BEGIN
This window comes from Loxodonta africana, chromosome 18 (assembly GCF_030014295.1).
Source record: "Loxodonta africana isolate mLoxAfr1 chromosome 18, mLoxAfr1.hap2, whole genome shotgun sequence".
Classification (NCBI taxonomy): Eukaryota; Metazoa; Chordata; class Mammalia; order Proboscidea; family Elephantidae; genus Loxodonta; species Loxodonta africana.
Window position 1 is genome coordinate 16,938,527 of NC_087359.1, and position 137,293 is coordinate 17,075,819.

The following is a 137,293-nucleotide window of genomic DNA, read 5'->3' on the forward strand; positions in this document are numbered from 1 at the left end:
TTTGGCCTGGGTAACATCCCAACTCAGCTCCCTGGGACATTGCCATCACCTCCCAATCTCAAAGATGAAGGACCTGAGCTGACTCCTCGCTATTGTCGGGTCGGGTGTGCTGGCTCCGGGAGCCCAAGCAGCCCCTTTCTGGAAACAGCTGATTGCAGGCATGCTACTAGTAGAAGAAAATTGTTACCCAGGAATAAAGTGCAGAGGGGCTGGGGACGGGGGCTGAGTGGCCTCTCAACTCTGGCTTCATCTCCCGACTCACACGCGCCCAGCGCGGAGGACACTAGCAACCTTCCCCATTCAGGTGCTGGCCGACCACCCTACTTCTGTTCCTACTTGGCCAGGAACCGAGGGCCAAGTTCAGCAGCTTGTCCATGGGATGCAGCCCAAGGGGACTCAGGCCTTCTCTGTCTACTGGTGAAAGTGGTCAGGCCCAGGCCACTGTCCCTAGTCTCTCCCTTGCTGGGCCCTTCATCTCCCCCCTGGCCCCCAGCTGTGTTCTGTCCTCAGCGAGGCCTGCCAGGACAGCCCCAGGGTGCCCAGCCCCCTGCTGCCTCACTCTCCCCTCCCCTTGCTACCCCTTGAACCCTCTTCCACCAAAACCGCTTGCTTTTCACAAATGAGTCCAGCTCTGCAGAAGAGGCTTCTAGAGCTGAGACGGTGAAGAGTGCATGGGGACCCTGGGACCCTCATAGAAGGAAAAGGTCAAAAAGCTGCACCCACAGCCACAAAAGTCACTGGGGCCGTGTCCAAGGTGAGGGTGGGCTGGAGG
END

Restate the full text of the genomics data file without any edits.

This window comes from Loxodonta africana, chromosome 18 (assembly GCF_030014295.1).
Source record: "Loxodonta africana isolate mLoxAfr1 chromosome 18, mLoxAfr1.hap2, whole genome shotgun sequence".
Classification (NCBI taxonomy): Eukaryota; Metazoa; Chordata; class Mammalia; order Proboscidea; family Elephantidae; genus Loxodonta; species Loxodonta africana.
Window position 1 is genome coordinate 16,938,527 of NC_087359.1, and position 137,293 is coordinate 17,075,819.

The following is a 137,293-nucleotide window of genomic DNA, read 5'->3' on the forward strand; positions in this document are numbered from 1 at the left end:
TTTGGCCTGGGTAACATCCCAACTCAGCTCCCTGGGACATTGCCATCACCTCCCAATCTCAAAGATGAAGGACCTGAGCTGACTCCTCGCTATTGTCGGGTCGGGTGTGCTGGCTCCGGGAGCCCAAGCAGCCCCTTTCTGGAAACAGCTGATTGCAGGCATGCTACTAGTAGAAGAAAATTGTTACCCAGGAATAAAGTGCAGAGGGGCTGGGGACGGGGGCTGAGTGGCCTCTCAACTCTGGCTTCATCTCCCGACTCACACGCGCCCAGCGCGGAGGACACTAGCAACCTTCCCCATTCAGGTGCTGGCCGACCACCCTACTTCTGTTCCTACTTGGCCAGGAACCGAGGGCCAAGTTCAGCAGCTTGTCCATGGGATGCAGCCCAAGGGGACTCAGGCCTTCTCTGTCTACTGGTGAAAGTGGTCAGGCCCAGGCCACTGTCCCTAGTCTCTCCCTTGCTGGGCCCTTCATCTCCCCCCTGGCCCCCAGCTGTGTTCTGTCCTCAGCGAGGCCTGCCAGGACAGCCCCAGGGTGCCCAGCCCCCTGCTGCCTCACTCTCCCCTCCCCTTGCTACCCCTTGAACCCTCTTCCACCAAAACCGCTTGCTTTTCACAAATGAGTCCAGCTCTGCAGAAGAGGCTTCTAGAGCTGAGACGGTGAAGAGTGCATGGGGACCCTGGGACCCTCATAGAAGGAAAAGGTCAAAAAGCTGCACCCACAGCCACAAAAGTCACTGGGGCCGTGTCCAAGGTGAGGGTGGGCTGGAGG